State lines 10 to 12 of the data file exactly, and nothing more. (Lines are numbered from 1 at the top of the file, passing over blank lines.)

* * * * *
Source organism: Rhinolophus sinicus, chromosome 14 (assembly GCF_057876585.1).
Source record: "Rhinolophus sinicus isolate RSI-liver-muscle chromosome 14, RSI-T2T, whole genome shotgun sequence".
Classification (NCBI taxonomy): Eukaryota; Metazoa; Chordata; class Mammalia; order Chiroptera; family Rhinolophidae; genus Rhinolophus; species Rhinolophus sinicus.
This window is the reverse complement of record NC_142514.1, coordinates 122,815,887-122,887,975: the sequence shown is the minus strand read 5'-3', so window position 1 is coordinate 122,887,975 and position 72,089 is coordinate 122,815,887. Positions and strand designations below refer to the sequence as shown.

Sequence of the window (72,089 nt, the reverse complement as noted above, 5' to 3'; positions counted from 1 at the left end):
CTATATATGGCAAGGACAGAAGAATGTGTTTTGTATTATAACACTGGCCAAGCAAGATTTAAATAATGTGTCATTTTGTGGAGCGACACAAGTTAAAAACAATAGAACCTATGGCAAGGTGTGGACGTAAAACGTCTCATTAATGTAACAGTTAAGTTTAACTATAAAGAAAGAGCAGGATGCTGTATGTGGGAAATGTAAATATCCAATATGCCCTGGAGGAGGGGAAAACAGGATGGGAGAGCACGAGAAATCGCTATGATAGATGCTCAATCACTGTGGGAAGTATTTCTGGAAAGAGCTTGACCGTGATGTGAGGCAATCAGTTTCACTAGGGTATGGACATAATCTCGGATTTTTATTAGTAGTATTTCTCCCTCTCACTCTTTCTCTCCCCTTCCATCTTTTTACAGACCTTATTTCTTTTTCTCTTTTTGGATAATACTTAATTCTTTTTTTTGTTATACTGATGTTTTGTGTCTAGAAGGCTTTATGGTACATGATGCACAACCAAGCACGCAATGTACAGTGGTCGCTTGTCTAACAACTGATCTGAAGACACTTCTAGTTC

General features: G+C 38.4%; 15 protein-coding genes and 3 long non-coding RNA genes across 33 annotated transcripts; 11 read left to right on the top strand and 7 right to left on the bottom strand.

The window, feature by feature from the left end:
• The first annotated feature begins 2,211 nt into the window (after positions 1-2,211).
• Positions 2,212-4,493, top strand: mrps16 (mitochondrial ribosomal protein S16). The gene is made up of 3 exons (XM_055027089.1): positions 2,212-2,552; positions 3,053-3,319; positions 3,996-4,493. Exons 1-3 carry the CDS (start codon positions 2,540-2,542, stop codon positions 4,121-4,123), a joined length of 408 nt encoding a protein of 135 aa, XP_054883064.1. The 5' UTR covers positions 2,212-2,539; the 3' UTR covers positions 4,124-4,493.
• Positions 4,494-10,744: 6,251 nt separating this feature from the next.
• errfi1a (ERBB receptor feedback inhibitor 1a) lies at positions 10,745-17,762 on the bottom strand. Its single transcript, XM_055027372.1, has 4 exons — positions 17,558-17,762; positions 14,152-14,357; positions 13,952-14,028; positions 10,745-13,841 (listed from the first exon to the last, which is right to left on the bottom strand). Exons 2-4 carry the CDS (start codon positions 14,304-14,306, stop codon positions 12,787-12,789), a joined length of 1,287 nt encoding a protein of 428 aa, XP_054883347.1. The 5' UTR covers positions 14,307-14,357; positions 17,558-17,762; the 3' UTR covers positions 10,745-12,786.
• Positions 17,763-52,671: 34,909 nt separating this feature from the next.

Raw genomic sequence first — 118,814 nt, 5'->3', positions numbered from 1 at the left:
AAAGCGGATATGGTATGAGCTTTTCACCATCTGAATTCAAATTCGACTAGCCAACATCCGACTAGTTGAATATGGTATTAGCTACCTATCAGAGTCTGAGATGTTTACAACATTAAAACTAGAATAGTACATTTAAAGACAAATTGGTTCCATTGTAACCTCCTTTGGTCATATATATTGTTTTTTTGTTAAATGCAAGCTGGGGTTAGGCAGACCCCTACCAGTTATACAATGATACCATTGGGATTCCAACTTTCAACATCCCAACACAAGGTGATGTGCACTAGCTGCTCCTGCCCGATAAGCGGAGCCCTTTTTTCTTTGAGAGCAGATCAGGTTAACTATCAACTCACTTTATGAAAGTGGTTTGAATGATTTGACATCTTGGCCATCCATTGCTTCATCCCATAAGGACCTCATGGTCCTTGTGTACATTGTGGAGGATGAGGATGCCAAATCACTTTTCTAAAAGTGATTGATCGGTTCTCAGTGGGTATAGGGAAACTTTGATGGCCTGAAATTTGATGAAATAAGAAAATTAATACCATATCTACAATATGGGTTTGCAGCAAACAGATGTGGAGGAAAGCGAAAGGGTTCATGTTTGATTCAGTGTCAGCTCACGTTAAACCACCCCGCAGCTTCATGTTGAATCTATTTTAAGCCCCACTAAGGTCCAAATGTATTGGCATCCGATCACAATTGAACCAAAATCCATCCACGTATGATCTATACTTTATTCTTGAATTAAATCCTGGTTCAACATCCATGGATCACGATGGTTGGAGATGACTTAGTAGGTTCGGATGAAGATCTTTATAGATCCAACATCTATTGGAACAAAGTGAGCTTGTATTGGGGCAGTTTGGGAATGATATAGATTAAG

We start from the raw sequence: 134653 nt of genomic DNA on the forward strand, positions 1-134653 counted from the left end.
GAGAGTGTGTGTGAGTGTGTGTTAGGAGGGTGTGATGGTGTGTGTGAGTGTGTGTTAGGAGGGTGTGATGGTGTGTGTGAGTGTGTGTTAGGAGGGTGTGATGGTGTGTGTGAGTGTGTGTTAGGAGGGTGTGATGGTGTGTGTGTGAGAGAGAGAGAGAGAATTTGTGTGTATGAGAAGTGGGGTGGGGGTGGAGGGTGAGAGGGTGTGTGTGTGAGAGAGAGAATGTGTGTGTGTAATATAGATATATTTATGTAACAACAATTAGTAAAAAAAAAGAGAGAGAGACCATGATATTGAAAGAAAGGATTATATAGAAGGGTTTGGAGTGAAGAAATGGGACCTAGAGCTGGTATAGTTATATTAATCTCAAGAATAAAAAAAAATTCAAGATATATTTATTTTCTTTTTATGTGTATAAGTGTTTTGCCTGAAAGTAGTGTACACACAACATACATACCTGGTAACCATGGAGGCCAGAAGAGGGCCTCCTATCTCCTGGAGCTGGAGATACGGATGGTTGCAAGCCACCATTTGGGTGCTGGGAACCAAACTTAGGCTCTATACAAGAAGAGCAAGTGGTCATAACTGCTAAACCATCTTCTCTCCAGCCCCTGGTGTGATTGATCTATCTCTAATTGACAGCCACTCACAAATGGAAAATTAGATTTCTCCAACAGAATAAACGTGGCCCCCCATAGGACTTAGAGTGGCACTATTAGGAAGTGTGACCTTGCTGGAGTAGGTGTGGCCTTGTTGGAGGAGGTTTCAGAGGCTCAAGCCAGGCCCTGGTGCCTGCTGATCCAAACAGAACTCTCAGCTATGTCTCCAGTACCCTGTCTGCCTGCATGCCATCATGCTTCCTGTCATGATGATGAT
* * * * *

• Positions 2,212-4,493, top strand: mrps16 (mitochondrial ribosomal protein S16). The gene is made up of 3 exons (XM_055027089.1): positions 2,212-2,552; positions 3,053-3,319; positions 3,996-4,493. Exons 1-3 carry the CDS (start codon positions 2,540-2,542, stop codon positions 4,121-4,123), a joined length of 408 nt encoding a protein of 135 aa, XP_054883064.1. The 5' UTR covers positions 2,212-2,539; the 3' UTR covers positions 4,124-4,493.
• Positions 4,494-10,744: 6,251 nt separating this feature from the next.
• errfi1a (ERBB receptor feedback inhibitor 1a) lies at positions 10,745-17,762 on the bottom strand. Its single transcript, XM_055027372.1, has 4 exons — positions 17,558-17,762; positions 14,152-14,357; positions 13,952-14,028; positions 10,745-13,841 (listed from the first exon to the last, which is right to left on the bottom strand). Exons 2-4 carry the CDS (start codon positions 14,304-14,306, stop codon positions 12,787-12,789), a joined length of 1,287 nt encoding a protein of 428 aa, XP_054883347.1. The 5' UTR covers positions 14,307-14,357; positions 17,558-17,762; the 3' UTR covers positions 10,745-12,786.